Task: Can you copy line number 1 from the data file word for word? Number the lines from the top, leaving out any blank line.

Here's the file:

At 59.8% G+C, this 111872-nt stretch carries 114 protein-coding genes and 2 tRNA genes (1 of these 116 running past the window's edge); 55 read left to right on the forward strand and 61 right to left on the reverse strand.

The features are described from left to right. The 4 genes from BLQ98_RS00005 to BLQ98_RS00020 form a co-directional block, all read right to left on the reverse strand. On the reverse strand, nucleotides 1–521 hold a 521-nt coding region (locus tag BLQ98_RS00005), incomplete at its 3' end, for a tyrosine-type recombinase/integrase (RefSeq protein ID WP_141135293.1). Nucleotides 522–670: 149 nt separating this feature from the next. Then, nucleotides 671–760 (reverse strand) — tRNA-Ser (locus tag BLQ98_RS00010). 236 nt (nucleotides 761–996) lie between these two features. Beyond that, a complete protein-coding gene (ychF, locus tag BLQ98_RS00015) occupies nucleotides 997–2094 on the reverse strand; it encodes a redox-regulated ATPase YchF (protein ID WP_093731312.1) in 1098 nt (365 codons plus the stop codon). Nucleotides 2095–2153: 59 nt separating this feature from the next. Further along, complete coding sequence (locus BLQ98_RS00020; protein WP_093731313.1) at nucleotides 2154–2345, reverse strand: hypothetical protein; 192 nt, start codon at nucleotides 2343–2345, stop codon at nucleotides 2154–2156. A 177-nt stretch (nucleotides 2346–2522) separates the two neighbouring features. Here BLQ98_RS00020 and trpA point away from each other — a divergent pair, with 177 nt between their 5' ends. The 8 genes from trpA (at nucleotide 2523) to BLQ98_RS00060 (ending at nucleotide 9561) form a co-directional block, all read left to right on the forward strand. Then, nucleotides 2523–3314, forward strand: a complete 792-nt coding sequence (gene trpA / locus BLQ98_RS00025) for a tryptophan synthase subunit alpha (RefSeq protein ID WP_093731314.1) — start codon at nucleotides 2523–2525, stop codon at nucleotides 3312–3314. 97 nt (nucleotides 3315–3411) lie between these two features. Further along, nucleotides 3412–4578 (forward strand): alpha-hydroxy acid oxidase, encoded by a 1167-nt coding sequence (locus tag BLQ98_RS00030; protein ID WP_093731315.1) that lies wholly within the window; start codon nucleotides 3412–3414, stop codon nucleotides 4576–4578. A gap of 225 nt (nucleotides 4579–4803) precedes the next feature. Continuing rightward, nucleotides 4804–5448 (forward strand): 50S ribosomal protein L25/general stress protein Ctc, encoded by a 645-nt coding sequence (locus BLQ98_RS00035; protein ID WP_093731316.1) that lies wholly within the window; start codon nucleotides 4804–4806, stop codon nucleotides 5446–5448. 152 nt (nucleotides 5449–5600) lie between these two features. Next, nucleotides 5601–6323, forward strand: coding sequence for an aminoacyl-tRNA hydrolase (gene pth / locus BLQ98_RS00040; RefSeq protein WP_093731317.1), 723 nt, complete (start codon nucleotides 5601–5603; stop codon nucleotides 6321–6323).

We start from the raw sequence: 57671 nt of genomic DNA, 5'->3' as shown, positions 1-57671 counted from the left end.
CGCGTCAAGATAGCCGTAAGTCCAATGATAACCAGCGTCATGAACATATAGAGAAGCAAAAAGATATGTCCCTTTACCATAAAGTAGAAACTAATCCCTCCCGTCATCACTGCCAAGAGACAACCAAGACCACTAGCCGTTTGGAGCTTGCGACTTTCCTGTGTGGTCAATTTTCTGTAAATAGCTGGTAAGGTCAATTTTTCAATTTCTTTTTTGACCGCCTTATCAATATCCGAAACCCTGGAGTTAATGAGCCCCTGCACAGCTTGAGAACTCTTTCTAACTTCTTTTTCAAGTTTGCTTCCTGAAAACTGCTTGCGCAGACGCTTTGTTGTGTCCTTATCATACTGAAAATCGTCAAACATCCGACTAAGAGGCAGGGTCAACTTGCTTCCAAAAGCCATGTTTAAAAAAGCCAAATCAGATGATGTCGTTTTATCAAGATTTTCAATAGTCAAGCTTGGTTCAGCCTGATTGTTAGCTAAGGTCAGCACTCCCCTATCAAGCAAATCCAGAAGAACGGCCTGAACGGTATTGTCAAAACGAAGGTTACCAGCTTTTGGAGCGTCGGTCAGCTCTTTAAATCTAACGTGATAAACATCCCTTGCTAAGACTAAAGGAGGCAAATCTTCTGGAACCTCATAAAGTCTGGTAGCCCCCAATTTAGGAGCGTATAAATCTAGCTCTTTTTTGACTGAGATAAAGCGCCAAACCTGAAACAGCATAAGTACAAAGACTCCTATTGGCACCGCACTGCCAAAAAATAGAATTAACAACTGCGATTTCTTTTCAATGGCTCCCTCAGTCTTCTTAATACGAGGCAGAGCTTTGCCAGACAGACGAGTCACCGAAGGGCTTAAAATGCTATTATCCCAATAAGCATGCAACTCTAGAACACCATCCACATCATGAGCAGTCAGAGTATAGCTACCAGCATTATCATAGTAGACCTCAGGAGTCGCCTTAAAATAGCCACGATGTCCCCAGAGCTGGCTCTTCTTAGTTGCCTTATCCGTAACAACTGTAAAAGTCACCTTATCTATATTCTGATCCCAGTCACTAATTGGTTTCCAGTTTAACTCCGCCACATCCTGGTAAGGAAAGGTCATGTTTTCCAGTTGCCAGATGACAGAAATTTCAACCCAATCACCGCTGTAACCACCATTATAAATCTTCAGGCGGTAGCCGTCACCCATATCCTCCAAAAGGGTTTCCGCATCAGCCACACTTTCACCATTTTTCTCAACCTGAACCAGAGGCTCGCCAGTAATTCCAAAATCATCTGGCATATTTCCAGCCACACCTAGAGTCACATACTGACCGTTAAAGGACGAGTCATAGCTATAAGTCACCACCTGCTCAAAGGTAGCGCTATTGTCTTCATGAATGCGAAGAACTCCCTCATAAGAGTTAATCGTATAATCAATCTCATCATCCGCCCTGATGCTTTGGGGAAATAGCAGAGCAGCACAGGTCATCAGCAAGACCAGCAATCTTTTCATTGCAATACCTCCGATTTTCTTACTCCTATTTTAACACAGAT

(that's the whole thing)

At 59.8% G+C, this 111872-nt stretch carries 114 protein-coding genes and 2 tRNA genes (1 of these 116 running past the window's edge); 55 read left to right on the forward strand and 61 right to left on the reverse strand.